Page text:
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Is Lack of Spending on Roads Causing Accidents?

By: Kevin Dowling BA (IMC) - Updated: 11 Oct 2012 | comments*Discuss
 
Lack Spending Roads Accidents Traffic

A worrying lack of investment in Britain’s roads is being blamed for increased road congestion and, as a result more traffic accidents.

A recent report by the Road Users’ Alliance (RUA) has claimed that chronic underinvestment from previous governments – not just the most recent Labour government - is starting to have a detrimental effect on Britain’s roads.

They claim that traffic congestion has spiralled dangerously out of control in recent years and as a result, Britain’s drivers are finding themselves increasingly frustrated and endangered by a number of different road-related issues.

For example, traffic bottlenecks, ‘rat-runs’ located close to schools, badly designed junctions and a lack of motorway space are all leaving drivers stranded in traffic jams, and encouraging them to drive beyond speeding limits in a bid to make up for lost time.

As a result, the RUA believes that this underinvestment in British roads is actually costing the UK economy as much as £8 billion a year in lost productivity.

The unsurprising result is more traffic jams, higher costs for industry, longer commuting and other journeys and, of course, more greenhouse gasses from those queuing vehicles. While roads account for 92% of passenger travel most of Government spending has been on rail.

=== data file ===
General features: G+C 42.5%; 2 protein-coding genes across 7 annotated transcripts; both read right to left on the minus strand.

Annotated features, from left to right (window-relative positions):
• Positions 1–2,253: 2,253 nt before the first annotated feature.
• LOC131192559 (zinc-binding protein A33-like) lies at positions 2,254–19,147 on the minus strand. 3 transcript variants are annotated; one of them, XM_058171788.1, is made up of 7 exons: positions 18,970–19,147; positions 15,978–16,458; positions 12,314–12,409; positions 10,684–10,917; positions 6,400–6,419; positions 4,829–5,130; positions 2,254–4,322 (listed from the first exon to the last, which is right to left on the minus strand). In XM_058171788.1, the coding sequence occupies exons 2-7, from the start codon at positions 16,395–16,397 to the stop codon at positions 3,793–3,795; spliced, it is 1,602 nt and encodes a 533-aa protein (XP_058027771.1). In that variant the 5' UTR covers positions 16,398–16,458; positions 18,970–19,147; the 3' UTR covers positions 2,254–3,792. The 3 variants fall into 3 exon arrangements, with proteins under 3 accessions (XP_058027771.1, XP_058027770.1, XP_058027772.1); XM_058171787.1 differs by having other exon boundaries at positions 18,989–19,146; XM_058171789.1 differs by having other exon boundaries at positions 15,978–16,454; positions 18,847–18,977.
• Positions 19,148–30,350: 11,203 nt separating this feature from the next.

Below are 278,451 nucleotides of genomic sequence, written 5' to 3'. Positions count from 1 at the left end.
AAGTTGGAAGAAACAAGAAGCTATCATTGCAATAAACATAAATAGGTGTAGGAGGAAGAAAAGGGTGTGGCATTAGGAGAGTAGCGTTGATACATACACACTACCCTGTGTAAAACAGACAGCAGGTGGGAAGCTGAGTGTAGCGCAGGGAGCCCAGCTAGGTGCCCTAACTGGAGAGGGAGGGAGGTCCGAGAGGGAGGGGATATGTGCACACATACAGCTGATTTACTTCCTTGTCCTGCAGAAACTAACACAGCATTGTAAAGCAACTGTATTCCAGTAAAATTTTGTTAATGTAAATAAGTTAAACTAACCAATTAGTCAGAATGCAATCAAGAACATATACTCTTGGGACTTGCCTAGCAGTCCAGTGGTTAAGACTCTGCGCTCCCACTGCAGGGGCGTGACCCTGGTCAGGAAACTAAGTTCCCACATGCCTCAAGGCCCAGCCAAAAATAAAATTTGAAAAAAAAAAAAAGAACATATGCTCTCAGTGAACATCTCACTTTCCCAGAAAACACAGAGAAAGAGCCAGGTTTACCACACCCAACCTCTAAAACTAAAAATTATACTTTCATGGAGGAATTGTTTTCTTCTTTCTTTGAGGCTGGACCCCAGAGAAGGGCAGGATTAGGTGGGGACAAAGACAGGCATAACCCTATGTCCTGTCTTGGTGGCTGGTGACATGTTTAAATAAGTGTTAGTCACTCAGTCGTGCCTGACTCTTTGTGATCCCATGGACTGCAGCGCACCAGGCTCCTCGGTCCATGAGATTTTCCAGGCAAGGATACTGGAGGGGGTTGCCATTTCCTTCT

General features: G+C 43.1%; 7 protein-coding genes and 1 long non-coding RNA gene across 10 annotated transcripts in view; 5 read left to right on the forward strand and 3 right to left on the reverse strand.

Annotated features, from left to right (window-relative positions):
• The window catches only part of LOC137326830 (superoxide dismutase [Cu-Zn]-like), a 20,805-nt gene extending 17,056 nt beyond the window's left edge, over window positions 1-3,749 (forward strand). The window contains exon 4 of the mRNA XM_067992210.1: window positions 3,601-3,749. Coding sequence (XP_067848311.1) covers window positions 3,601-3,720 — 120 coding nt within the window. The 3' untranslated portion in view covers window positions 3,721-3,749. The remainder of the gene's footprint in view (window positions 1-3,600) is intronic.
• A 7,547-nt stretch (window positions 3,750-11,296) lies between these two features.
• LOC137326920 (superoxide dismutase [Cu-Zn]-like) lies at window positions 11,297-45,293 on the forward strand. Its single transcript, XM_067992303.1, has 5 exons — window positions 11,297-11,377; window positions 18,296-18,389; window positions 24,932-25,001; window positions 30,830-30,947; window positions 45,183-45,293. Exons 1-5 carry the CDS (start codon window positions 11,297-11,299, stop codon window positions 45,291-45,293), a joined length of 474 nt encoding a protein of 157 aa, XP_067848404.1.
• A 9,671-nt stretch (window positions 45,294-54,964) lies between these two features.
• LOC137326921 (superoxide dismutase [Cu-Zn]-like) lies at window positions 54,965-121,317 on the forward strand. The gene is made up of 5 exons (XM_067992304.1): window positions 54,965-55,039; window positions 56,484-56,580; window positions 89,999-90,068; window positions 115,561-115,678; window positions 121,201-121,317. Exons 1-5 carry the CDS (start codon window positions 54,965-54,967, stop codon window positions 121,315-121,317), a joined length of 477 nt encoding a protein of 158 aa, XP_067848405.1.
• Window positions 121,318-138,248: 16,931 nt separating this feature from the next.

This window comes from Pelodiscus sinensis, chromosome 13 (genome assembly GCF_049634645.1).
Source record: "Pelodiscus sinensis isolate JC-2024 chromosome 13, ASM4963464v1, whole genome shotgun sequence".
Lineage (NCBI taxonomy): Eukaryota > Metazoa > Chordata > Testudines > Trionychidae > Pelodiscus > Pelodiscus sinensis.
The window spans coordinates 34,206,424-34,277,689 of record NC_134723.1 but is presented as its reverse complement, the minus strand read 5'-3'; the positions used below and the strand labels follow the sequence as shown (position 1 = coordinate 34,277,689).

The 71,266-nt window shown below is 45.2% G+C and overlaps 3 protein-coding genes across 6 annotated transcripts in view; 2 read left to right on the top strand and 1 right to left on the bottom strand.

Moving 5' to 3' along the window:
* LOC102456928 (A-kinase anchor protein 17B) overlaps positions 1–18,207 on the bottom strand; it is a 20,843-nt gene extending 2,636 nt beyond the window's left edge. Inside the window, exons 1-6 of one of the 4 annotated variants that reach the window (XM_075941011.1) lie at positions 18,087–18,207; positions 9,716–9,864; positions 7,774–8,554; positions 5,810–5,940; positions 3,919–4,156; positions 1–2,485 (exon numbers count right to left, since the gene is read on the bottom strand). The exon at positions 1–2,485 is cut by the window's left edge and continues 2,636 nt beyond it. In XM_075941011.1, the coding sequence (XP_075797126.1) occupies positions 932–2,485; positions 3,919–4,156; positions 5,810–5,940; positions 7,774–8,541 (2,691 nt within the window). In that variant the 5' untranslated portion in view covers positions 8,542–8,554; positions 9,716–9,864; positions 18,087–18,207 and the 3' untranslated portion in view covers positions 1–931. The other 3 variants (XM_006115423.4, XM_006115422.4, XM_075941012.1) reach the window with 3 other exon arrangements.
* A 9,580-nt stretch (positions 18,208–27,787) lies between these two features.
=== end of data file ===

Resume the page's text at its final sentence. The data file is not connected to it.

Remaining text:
Why is the Government Failing to Maintain Britain’s Roads?

The frustration of the RUA largely comes from the unfairness of the government’s road neglect. After all, the government collects more than £40 billion a year from motorists in road tax.

Unfortunately, of this income, it is estimated that just £4 billion a year is invested back into improving UK roads. Clearly most of the tax extracted from drivers ends up going into other areas of the UK economy.

This underinvestment in the road network has left the UK with a transport system which is uncompetitive, congested, left vulnerable to accidents and fatalities and woefully inadequate when it comes to servicing the needs of the country’s economic infrastructure.

The bad news is that Britain’s roads are getting even more congested. It is estimated that the number of drivers will increase by up to a third over the next 15 years, which in turn will cause road congestion to increase by a staggering 37 per cent, according to RUA research.

Traffic levels have risen by 11 per cent in the past decade alone, but the road network has only grown 1.5 per cent in the same timeframe.

So what can the Government do about the Road Network?

Last year Labour Ministers made a commitment to increase road spending from £4 billion a year to £6 billion by 2012.

A large proportion of this money will be used to extend motorways, adding hard shoulders and increasing the number of lanes. Such a development has been underway on the M1 over the last few months, much to the annoyance of most of the motorway’s regular users.

The RUA, however, believes that it would take a further £4billion in spending to do the necessary work in removing traffic bottlenecks and improving junctions, some of the major causes of modern road accidents. The savings these measures would bring to the UK economy could be worth double that amount.

Whether future governments will increase this spending further remains to be seen, but with major political parties basing their policy proposals on reducing public spending, the answer is expected to be negative.

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